HU MEETS CHIEF EU BREXIT NEGOTIATOR MICHEL BARNIER
30 April 2018
Hospitality Ulster Chief Executive Colin Neill was part of a delegation that met European Chief Negotiator Michel Barnier in Newry on April 30.
Speaking after the meeting, Colin Neill said:
“I emphasised to Michel Barnier the importance of the tourism and hospitality sector to the Northern Ireland economy and that it was of paramount importance to protect the sector in the post-Brexit period, especially given the unique circumstance of sharing a land border with the Republic of Ireland.
“The hospitality and tourism sector is working for Northern Ireland. The latest tourism statistics show that between October 2016 and September 2017 there were 5 million visitors to Northern Ireland, an 11 percent increase on the previous rolling year. In addition there was £951 million spent, an 18 percent increase on the previous period.
“The hospitality sector also supports 60,000 jobs across Northern Ireland. Clearly protecting and supporting Northern Ireland’s hospitality sector is important for all of us.
“Hospitality Ulster has a number of common sense proposals which, we believe, will protect our industry post-Brexit and help us continue to grow.
“The common travel area between the Republic of Ireland and Northern Ireland must be maintained. Given the number of visitors who come across the border, this is vital. In 2015 visitors from the Republic of Ireland spent £61million and the latest figures show a large 27% increase in the number of trips they made to the province.
“Indeed the Republic of Ireland is our second biggest tourist market. Clearly ensuring the free movement of people across the border, post-Brexit, is essential.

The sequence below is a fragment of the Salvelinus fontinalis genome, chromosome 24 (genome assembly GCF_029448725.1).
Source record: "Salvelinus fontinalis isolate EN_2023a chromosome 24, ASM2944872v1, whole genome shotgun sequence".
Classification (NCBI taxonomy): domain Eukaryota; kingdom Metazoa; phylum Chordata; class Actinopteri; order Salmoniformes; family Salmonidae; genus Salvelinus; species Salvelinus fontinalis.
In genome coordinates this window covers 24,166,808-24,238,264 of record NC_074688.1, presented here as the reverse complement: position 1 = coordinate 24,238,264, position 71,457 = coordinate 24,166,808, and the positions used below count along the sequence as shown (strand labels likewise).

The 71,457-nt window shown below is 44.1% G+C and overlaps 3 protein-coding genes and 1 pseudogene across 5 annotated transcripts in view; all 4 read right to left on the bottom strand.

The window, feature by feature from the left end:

“Northern Ireland is also increasingly a destination for international visitors and for that reason the maintenance of free movement of EU visitors must be maintained.
“In a wider perspective Northern Ireland’s hospitality and tourism sector is highly dependent on access to services and goods from both ROI and GB. For this reason we argue that the free movement of goods and services around the UK and between NI and the Republic of Ireland should be maintained.
“We also emphasised to Michel Barnier that access to labour is essential for the NI hospitality sector if it is to continue to grow.
“Any restriction on the ability of our industry to external labour will have a serious impact on Northern Ireland as it will directly hamper our ability to grow and therefore have a negative impact on the NI economy. Currently 20 percent of the workforce of the hospitality sector is made up by migrant workers and by 2024 the sector needs to recruit 2,000 chefs.
“These positions cannot be filled from the NI workforce alone and as yet there is no coherent policy to address the skills shortage here.
“In light of this, it is clear that there must be no changes to the rights of Republic of Ireland citizens to work in Northern Ireland and no changes must be made to the rights of existing EU or overseas workers in the industry and within the supply chain. There must also be mutual recognition of qualification to facilitate access to labour.
“Northern Ireland’s hospitality sector not only faces unique challenges amongst other UK regions in that we share a land-border with the Republic of Ireland. We also are in the position where the Assembly and power-sharing executive have been suspended for more than 15 months.
“In addition we also endure one of the highest tourism VAT rates in Europe and are inflicted with Air Passenger Duty, something our biggest competitor, the Republic of Ireland, has long since scrapped.
“Monday’s meeting with Michel Barnier provided an opportunity to explain face-to-face the challenges that our growing sector faces in Northern Ireland and to ensure that our voice is heard, so that in a post-Brexit period our sector will not face any additional burdens.”